Golden Rainbow benefit offers applause for a cause

The annual Ribbon of Life event started 26 years ago after a "Jubilee!" dancer died of AIDS while living in his parents’ garage. With such little knowledge of the disease at the time, his parents feared the consequences of cohabitation.

Society has come a long way since then, but the disease continues. As a result, organizations such as Golden Rainbow, which produces the Ribbon of Life show, remain committed. The agency offers housing and financial assistance to local HIV-infected people in need. That makes the Ribbon of Life event, the financial backbone of Golden Rainbow, vitally important.

"This show brings awareness to our community that HIV is still there. There’s still a fight and still no cure, which is why we’re in business. We’d love not to be in business," says Shannon Hardin, show director for Ribbon of Life.

This year’s show takes place Sunday at The Smith Center for the Performing Arts, the new home to Ribbon of Life. As always, it will be an extravaganza of entertainment, featuring singers, dancers and comedy, primarily from the Strip.

Hardin says more than 200 acts submitted entries to perform. Twenty got the green light. It’s a rare chance to see some of the finest entertainers in Las Vegas on one stage.

A few of this year’s standouts include Clint Holmes, a Ribbon of Life alumni singer; George Wallace, the one comedic act in the show; Mo5aic, an a cappella group that competed on "America’s Got Talent"; Reva Rice, who stars in "Vegas! The Show"; the cast of "Jubilee!"; the cast of "Phantom – The Las Vegas Spectacular"; "Frank Marino’s Divas Las Vegas"; and the Chippendales.

The list of performers from off the Strip include Broadway in the Hood, a national theatrical program for inner-city youth; Las Vegas Deaf Theater, which will perform original work by Aaron Coulson, "Louder than Words"; and the Asian Pacific Performing Arts Alliance, which will pay tribute to "Miss Saigon."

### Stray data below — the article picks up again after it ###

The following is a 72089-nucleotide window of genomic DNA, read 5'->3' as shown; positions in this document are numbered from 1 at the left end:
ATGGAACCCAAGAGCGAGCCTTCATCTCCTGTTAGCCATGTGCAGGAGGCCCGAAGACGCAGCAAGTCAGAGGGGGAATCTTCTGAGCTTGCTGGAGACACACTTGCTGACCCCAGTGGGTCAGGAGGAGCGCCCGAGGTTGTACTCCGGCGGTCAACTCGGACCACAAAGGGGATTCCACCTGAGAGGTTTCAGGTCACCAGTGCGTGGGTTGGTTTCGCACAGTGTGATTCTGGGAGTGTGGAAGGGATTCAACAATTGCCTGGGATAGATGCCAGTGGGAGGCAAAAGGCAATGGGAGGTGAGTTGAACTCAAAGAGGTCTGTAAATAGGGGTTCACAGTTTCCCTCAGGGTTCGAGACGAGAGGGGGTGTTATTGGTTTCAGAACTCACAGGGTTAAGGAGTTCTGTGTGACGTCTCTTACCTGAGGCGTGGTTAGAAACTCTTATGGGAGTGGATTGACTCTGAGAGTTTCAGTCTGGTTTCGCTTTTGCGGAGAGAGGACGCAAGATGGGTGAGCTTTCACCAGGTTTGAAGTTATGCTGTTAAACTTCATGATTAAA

With a lineup like that it’s easy to see how the show came up with this year’s title: "Ovations."

"We wanted each number to bring people to their feet," Hardin says.

The one requirement Ribbon of Life asks of all its entertainers is that performances be original, work they’ve never performed before. This way, audiences look forward to surprises onstage each year. Performers benefit just as much, because only a portion of their talents are usually highlighted in their designated shows. And, the chance to dance a new dance or sing a new song is always welcomed.

Aside from the original performances, the cause is what makes Ribbon of Life such a special event. Without it, Golden Rainbow wouldn’t have the means to provide assistance to HIV-infected locals in dire need.

The organization helps 600 people a year. It has eight two-bedroom apartments, one three-bedroom home and a two-bedroom townhouse for living assistance. Emergency financial aid is also provided, as well as holiday meals and a back-to-school program that offers gift cards for school supplies.

There is now medication to help prolong the life of HIV-infected people, but misconceptions about the virus prevail, largely because of the strong, healthy image of Magic Johnson acting as its spokesman.

"It’s great to see him doing so well, but most people don’t have his economic status," says Lea Carrasco-Zanini, executive director for Golden Rainbow. "These medications are toxic and expensive. All our (benefactors) are living below the poverty line. … This show is how we sustain ourselves."

Ribbon of Life is 1 p.m. Sunday at The Smith Center. Tickets start at $38 at thesmithcenter.com.

Contact Xazmin Garza at xgarza@reviewjournal.com or 702-383-0477. Follow her on Twitter @startswithanx.

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